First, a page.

Date of Award
Master of Science (MS)
Committee Member 1
Committee Member 2
Heat stress during oocyte maturation causes well-defined changes in the oocyte cytoplasm that leads to reduced developmental potential. Previous work has been done that supports this hypothesis, but the underlying reasons are still not fully understood. Our objective is to determine these underlying mechanisms that contribute to this reduction in overall development potential of the oocytes and the embryos. Oocytes underwent in vitro maturation (IVM) for 40-44 hours in one of two environments: 39°C (control), or 41°C (heat stress). The oocytes underwent multiple experiments: stage of meiosis after maturation, endoplasmic reticulum (ER) size, total amount of Ca2+ stored in the ER, pattern of Ca2+ signal following in vitro fertilization (IVF), and embryo development after IVF. After 40-44 hours of IVM, oocytes were stained and their chromatin configuration was recorded. Heat-stressed oocytes showed a significant decrease in the ability to reach metaphase II of meiosis compared to the control group. Heat stressed oocytes also lowered the percentage of embryos developing to the blastocyst stage. Mobilized Ca2+ from the ER affects fertilization and subsequent embryo development. Administration of ionomycin caused oocytes to, in Ca2+-free medium, released Ca2+ from the intracellular stores. The average amplitude of the Ca2+ peaks was significantly higher compared to that of the heat stressed group. However time of release and time to maximum peak did not seem to have a discernable affect between the groups. Lower Ca2+ store content could be caused by one of two events: reduction in ER size or an alteration in ER function. Literature suggests that the ER should emulate a spider web-type structure contained throughout the entire cytoplasm. In some cases, heat stress oocytes exhibited an incomplete reorganization of the ER as compared to the control group.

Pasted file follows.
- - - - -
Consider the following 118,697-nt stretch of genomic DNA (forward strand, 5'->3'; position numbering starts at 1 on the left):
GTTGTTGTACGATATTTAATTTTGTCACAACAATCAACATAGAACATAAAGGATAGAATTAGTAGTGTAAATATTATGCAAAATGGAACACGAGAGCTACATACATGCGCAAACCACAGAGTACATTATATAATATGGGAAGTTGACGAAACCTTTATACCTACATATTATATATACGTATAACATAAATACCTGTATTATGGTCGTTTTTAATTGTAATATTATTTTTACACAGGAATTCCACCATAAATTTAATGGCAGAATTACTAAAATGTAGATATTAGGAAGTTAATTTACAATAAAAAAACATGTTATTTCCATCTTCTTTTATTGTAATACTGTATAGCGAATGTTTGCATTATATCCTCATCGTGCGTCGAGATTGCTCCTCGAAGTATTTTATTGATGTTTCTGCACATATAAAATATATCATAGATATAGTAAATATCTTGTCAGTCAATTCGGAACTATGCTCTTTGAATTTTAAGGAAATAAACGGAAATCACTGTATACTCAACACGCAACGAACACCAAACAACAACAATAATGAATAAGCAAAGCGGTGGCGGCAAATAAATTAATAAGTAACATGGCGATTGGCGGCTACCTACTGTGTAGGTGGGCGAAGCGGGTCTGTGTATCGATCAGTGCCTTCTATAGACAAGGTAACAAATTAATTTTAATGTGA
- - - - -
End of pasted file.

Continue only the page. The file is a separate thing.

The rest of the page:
Miller, Andrew, "Effects of Heat Stress on Oocyte Quality and Embryo Viability in Swine" (2013). Open Access Theses. 1155.